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As travellers, we usually start off by visiting places we’ve heard of. Places where history was written and cities were built. Places everyone seems to know at least a little about. But the more we travel, the more some of us choose to take a different path. A path less travelled and less known in the world. All of a sudden, priorities change and seeing the unseen and unusual becomes more important. Sometimes we walk on foot, but often in large countries we need assistance to cover larger distances – to go further.
My road trip through Argentina’s far north would qualify as a trip to the unknown. In eight days we took a Mini four-wheel drive from Córdoba to Jujuy, crossing 2000 kilometres. Most of the roads where unfinished, washed away by heavy flooding or simply in bad shape. Often we literally went off the map and out of cell phone reception.
The first night we spent near La Posta in a magical place, surrounded by rocks and wild-running horses. And sheep. Two of which we had for dinner, slaughtered and cooked up on the barbeque by a local family whose hospitality was incredibly generous. They lived a simple life, no telephone, no running water in the bathroom. The parents and children all shared a bedroom and the grandmother lived in the shed next to the small house. We were allowed to set up camp outside and sleep under a blanket of stars. The frogs in the small stream running through the place welcomed us with a concert, much louder than we could possibly sing.
The night was cold and rainy. Sleep was a privilege not everyone had. But there is something about waking up in a remote place that makes you forgive such circumstances instantly. There was a new day waiting for us and a new road to discover.
This road took us further north towards the mountains and a small town called Chepes. “There is no tourist info in Chepes”, informed Eric, our guide. Indeed, as far as Eric was concerned, this is an unknown place even to Argentineans. Entering Chepes, you can see why: there appears to be nothing to see. Staying at a horse range just outside of town, however, revealed a lot. With a vehicle as striking as ours, we were the attraction of the whole town that night. Everyone came to see us and the gauchos set up a show. It was a windy day, and after a long and exhausting drive, just when I felt I needed a break I got one. Not as planned – a nap in the car – but a guided tour through the horse stables. Six local kids and their persistent lack of concern about language barriers convinced me to go with them. We looked at the horses. I had to take pictures. One of each horse, of course.
When we finally got back to the car, I felt more at ease than I imagine a nap in a hot car would have made me feel. The only thing I now had a great desire for was a shower. No matter what temperature, no matter where. So we set up a black plastic container with water and a hose with a shower head at the end. Around it we put a tent. Unfortunately, the construction only worked when you squatted on the ground. But having running water washing off the dirt and sand was well worth the complications. I realised it’s the little things that make a trip like this a good one.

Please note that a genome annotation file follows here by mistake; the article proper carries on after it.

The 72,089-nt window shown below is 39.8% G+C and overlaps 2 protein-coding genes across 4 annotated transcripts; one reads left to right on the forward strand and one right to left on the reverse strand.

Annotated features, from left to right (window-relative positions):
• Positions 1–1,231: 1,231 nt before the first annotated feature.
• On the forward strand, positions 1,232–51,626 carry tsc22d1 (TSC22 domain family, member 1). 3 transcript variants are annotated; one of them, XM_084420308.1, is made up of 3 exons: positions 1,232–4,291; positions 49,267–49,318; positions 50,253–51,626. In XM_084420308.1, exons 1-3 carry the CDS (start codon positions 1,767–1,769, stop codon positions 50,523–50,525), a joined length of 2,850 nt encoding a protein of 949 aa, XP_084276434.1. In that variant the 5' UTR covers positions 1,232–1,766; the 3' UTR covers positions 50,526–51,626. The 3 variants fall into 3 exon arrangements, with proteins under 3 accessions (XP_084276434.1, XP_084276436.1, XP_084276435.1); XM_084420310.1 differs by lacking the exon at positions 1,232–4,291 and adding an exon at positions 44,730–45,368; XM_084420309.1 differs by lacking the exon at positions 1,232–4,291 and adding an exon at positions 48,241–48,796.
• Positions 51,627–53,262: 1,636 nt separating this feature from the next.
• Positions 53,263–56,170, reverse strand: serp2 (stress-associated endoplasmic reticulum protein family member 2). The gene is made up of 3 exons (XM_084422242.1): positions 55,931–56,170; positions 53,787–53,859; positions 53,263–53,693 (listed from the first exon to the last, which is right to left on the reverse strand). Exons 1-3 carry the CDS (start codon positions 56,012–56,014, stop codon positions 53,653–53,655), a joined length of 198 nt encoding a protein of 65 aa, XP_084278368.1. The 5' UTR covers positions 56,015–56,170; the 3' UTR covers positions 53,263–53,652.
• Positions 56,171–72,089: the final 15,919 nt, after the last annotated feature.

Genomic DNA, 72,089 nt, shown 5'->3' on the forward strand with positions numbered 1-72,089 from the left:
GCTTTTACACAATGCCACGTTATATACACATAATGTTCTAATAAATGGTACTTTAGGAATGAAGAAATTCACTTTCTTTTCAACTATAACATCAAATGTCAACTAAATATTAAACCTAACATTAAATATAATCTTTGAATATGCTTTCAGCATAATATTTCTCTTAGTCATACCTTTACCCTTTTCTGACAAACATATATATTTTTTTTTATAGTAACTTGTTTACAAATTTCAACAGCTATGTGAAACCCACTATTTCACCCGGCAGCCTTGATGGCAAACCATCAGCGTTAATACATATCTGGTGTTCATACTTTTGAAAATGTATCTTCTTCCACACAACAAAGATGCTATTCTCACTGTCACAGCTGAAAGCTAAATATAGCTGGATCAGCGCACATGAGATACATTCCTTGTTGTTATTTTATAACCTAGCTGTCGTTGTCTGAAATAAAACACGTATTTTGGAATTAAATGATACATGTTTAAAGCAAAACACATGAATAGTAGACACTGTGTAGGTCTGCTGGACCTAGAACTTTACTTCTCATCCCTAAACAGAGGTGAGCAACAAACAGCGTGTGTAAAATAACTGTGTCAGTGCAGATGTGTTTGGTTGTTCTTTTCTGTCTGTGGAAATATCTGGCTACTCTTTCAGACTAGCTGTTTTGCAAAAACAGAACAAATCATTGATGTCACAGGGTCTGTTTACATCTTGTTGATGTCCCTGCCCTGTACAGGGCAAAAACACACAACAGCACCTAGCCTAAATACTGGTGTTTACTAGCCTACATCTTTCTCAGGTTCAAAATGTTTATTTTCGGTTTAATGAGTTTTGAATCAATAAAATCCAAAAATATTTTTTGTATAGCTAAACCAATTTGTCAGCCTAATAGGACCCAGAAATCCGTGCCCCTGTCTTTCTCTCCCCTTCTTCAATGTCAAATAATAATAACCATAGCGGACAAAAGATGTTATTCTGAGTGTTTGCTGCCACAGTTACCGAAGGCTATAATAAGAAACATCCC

The next few days took us along routes that the Dakar Rally covers during the race. People on the side of the road waved at us and we waved back. I had never before realised how much help an unusual looking car can be when it comes to meeting people. Although there wasn’t much time to stop alongside the road, we did take in a hitchhiker. A young guy from Buenos Aires making his way to see the Valle de la Luna National Park. “Is it a known place in Argentina?” I asked, curious to find out why he wanted to see it. “No”, he replied, shaking his head. We were on the same mission – to see stunning yet little known places.
The further we went the fewer people we saw. Up in the Andes, there isn’t much to live on. Antofagasta and Tolar Grande were two of the places we stayed that impressed me the most. The first people to move and explore here must have had a very adventurous spirit. Above 3000 meters the cactus gives way to briars and small patches of yellow grass between endless slopes of loose gravel. And then the salt deserts begin. There are many and they are hard to access, but some have marked roads leading through them. Sometimes we’d drive for three hours to cross one and only make around 70 kilometres because of the conditions of the roads. We drank lots of water to prevent headache from the high attitude, and as bumpy roads and full bladders are a most unfortunate combination, we also stopped a lot on the way.
“Another place we won’t ever come back to”, Christoph, my companion, said as we crossed the last big salt desert, heading for the final stop on our trip. A strange sentimentality touched me when thinking about this. “I could come back if I wanted to”, my inner voice said. But isn’t it part of what makes travelling so special and beautiful? Knowing there is only here and now, and after that it will just be a memory of a great trip. An epic trip.